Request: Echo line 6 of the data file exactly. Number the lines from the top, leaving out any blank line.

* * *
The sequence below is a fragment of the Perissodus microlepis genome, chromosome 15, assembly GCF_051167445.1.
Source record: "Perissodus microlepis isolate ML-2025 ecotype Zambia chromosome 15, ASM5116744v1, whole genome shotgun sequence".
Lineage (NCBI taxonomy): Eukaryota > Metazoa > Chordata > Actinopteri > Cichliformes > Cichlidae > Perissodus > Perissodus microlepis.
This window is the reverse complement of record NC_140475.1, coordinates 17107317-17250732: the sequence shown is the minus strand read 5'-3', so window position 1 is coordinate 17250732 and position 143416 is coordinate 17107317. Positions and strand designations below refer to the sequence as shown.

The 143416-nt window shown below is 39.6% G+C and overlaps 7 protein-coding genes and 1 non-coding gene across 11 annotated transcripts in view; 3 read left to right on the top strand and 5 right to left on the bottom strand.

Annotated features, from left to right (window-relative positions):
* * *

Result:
Annotated features, from left to right (window-relative positions):